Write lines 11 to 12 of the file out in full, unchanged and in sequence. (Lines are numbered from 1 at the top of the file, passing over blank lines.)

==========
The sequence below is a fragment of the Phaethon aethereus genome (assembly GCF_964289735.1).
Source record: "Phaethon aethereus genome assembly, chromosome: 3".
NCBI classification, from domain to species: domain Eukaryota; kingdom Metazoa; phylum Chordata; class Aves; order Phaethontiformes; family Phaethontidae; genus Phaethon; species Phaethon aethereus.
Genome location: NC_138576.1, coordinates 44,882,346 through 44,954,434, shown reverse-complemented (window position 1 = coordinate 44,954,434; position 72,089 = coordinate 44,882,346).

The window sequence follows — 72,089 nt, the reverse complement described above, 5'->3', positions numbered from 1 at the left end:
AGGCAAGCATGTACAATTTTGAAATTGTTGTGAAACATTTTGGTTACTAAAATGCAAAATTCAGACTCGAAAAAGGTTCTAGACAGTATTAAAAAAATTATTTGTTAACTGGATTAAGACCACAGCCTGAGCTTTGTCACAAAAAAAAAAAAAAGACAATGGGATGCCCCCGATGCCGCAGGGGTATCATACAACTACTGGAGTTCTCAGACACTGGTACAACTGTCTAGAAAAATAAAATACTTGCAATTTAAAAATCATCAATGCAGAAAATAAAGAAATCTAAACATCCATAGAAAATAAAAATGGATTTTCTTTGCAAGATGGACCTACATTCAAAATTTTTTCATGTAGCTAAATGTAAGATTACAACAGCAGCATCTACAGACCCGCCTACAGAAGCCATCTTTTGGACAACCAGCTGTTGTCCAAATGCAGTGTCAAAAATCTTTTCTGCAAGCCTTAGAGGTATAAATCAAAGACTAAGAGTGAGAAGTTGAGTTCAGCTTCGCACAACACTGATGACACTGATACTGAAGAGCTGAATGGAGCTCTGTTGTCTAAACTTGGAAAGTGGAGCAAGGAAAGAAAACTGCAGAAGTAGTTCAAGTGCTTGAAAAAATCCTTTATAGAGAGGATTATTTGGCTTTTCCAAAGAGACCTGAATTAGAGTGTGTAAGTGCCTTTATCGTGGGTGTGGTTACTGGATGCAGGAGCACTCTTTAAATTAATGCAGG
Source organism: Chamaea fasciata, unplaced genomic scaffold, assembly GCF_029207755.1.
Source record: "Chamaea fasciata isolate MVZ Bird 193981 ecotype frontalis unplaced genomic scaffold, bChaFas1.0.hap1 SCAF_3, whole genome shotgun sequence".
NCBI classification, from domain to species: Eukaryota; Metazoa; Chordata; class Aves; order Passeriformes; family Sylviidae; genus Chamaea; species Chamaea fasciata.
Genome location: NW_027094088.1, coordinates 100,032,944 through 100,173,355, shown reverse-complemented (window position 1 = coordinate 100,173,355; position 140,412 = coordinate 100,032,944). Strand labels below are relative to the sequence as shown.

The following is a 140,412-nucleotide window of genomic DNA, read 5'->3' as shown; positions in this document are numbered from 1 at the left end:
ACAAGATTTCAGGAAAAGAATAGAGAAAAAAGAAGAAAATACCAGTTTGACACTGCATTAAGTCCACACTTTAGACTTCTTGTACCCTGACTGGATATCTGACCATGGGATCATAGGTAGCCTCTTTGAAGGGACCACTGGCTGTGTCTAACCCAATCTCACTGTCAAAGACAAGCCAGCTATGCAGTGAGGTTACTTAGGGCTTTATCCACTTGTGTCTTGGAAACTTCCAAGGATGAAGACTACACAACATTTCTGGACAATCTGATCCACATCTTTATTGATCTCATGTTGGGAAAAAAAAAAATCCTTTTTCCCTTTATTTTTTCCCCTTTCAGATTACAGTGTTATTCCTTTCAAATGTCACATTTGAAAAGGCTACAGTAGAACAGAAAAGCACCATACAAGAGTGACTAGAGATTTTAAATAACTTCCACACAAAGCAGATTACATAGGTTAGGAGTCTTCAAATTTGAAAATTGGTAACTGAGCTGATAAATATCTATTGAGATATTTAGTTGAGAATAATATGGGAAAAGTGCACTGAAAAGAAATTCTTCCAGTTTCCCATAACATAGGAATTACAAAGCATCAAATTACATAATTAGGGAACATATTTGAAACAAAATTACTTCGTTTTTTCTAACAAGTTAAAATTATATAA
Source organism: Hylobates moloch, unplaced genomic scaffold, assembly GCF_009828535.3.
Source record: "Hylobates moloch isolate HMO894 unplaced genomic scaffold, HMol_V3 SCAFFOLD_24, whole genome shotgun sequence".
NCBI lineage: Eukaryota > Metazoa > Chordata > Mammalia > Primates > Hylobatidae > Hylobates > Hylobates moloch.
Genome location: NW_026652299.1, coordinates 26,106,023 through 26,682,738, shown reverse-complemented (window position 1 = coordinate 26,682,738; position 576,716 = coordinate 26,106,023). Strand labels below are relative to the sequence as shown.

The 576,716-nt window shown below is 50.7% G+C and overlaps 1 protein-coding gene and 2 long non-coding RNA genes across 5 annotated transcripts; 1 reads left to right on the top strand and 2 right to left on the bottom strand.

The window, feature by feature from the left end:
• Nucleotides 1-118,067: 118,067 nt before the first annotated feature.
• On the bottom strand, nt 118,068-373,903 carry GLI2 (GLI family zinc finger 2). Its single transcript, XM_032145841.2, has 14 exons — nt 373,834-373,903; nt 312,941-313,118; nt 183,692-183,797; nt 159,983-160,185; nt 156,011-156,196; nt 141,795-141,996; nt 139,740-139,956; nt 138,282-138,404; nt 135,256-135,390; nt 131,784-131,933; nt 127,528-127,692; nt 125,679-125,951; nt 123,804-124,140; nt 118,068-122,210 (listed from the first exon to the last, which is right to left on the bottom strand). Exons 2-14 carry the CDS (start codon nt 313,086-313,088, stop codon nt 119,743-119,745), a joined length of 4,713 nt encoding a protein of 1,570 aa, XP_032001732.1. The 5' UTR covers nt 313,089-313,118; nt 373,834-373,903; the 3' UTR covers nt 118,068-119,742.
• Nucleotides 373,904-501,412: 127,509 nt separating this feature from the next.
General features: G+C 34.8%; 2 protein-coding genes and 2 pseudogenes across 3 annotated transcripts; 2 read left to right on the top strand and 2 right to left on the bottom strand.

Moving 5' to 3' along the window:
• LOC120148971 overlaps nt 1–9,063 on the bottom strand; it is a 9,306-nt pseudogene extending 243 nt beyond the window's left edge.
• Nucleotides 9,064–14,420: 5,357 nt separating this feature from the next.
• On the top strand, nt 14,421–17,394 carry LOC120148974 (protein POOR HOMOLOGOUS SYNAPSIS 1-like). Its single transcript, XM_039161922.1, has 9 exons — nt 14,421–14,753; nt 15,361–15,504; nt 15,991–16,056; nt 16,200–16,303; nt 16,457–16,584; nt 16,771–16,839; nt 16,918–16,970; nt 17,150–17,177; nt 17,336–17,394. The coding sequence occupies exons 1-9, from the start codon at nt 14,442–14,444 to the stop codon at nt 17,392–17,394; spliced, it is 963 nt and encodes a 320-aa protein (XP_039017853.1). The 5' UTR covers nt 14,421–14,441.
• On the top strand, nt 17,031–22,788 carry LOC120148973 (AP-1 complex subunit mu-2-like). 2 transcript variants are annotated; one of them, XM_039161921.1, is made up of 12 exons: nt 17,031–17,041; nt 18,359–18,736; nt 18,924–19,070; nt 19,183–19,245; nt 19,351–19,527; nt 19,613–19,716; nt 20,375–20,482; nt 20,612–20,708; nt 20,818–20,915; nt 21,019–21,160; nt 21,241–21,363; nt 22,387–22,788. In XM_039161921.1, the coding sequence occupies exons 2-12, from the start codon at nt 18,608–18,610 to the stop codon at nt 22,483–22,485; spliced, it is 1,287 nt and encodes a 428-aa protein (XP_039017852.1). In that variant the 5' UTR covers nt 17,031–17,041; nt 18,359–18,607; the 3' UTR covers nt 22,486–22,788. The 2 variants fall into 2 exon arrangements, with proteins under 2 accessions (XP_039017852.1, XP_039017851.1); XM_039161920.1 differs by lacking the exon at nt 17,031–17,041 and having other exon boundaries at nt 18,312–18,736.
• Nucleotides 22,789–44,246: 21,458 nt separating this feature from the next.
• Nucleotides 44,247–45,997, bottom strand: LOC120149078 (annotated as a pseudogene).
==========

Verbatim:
The following is a 140,412-nucleotide window of genomic DNA, read 5'->3' as shown; positions in this document are numbered from 1 at the left end:
ACAAGATTTCAGGAAAAGAATAGAGAAAAAAGAAGAAAATACCAGTTTGACACTGCATTAAGTCCACACTTTAGACTTCTTGTACCCTGACTGGATATCTGACCATGGGATCATAGGTAGCCTCTTTGAAGGGACCACTGGCTGTGTCTAACCCAATCTCACTGTCAAAGACAAGCCAGCTATGCAGTGAGGTTACTTAGGGCTTTATCCACTTGTGTCTTGGAAACTTCCAAGGATGAAGACTACACAACATTTCTGGACAATCTGATCCACATCTTTATTGATCTCATGTTGGGAAAAAAAAAAATCCTTTTTCCCTTTATTTTTTCCCCTTTCAGATTACAGTGTTATTCCTTTCAAATGTCACATTTGAAAAGGCTACAGTAGAACAGAAAAGCACCATACAAGAGTGACTAGAGATTTTAAATAACTTCCACACAAAGCAGATTACATAGGTTAGGAGTCTTCAAATTTGAAAATTGGTAACTGAGCTGATAAATATCTATTGAGATATTTAGTTGAGAATAATATGGGAAAAGTGCACTGAAAAGAAATTCTTCCAGTTTCCCATAACATAGGAATTACAAAGCATCAAATTACATAATTAGGGAACATATTTGAAACAAAATTACTTCGTTTTTTCTAACAAGTTAAAATTATATAA